Save the database file in the cloud – i.e. in a Dropbox Folder. This way you can access and update your passwords from any device connected to your cloud account. (Even if someone hacks your cloud folder, they still can’t access the encrypted password file).
Keep that one password safe!
Hopefully it goes without saying that your master password needs to be a secure one. 12 characters including upper and lowercase letters, numbers and special characters.
Don’t lose or forget this password, as without it you won’t be able to access any of your other passwords.
Some good ways to safely store it include:
- In the password manager database file itself along with all your other passwords.
This only works providing you can still open the file on your phone with your fingerprint. Best also to back up with one of the following methods in case you lose your phone (or your finger?).
- In a secondary password database file, secured with a keyfile stored on a USB.
You create a second database file that just contains the password for your main database file. Instead of locking it with a password you lock it with a keyfile saved on a USB pendrive. To open the file, you must have access to the physical USB pendrive.
- Written down with pen and paper and stored somewhere safe.
Sometimes low-tech is the best for cyber security! Russian hackers are good, but they can’t access a piece of paper stuffed under your mattress. Yet.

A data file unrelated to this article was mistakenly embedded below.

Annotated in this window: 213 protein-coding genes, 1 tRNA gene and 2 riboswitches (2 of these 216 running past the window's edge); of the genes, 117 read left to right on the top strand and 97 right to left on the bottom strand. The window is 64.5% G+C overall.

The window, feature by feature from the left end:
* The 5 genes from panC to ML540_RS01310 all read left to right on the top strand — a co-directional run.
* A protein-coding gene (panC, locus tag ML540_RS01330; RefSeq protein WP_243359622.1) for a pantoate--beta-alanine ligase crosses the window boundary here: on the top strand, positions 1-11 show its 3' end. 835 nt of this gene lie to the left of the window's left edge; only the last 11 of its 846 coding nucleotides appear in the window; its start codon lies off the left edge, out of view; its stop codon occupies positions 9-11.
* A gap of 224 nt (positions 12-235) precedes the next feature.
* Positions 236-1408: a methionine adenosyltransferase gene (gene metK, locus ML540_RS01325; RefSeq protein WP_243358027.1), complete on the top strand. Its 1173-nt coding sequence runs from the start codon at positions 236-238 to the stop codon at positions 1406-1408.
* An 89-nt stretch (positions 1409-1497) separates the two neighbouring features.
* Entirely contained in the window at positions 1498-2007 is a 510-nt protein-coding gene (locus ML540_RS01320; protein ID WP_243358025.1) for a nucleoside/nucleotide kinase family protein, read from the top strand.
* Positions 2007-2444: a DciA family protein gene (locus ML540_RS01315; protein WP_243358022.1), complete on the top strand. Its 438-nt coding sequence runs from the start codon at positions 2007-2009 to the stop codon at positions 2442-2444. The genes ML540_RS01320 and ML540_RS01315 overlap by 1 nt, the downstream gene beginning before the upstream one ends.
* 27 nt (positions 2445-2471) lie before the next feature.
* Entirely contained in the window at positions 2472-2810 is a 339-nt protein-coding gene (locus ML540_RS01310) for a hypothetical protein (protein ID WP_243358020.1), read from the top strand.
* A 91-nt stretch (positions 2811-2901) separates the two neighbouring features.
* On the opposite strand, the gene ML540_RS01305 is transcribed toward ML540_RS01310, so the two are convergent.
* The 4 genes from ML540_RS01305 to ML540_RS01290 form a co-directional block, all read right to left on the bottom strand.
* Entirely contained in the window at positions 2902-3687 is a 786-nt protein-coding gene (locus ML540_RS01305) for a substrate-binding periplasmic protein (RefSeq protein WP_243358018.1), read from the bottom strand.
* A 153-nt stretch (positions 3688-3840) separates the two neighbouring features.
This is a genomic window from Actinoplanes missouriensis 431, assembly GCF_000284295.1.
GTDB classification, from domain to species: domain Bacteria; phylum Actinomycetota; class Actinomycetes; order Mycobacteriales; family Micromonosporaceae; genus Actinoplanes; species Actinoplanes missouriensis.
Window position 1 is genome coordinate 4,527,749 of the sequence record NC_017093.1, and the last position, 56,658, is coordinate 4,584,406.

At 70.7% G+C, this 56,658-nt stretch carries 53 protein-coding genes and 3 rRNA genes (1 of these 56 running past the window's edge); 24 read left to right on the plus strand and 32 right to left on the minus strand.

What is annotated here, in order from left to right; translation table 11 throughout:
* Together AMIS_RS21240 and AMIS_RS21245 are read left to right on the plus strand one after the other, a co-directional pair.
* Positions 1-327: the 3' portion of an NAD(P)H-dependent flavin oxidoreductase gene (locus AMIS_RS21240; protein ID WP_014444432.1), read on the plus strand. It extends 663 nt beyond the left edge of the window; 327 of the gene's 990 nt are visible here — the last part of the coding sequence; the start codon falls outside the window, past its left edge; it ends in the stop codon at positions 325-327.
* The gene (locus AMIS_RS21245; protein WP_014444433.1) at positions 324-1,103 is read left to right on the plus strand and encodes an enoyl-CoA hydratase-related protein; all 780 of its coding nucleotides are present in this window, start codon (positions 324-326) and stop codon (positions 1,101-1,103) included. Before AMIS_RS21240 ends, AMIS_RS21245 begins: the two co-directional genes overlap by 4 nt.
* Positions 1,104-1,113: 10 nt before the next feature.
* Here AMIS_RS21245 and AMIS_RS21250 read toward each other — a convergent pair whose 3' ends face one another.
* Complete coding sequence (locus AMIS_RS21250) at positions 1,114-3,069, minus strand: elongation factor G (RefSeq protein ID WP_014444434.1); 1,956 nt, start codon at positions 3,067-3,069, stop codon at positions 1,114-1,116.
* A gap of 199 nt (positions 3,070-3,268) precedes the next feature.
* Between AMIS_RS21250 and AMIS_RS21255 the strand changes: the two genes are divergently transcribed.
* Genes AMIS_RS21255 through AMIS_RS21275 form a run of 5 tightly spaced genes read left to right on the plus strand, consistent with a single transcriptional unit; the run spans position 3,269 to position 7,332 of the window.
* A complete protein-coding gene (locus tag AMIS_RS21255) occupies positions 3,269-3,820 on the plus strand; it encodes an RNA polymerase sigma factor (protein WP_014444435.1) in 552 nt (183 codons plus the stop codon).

Protect the physical and the digital
Hacking attempts are conducted remotely, so there’s no need to store the piece of paper/pendrive in a bomb proof vault. That said, using a post-it note stuck to your laptop isn’t the smartest idea, just in case it gets physically stolen.
I hope it goes without saying that all your devices should be protected with a secure password/biometrics.
That way, should the NSA/KGB/KLF raid your safehouse and take both your device and your paper/pendrive, they still can’t access your passwords. (Unless of course you happen to be in at the time and they apply “enhanced coercive interrogation techniques” or simply remove your finger).
Start using a Password Manager today
The initial set up may be a drag, but in the long run you’ll save a lot of time and hassle. Easily copy pasting passwords, not having to go through the rigmarole of requesting password resets. Not to mention avoiding the bureaucratic nightmare that having your identity stolen would entail!
The article What is a password manager, and should you be using one? first appeared on woosimon.com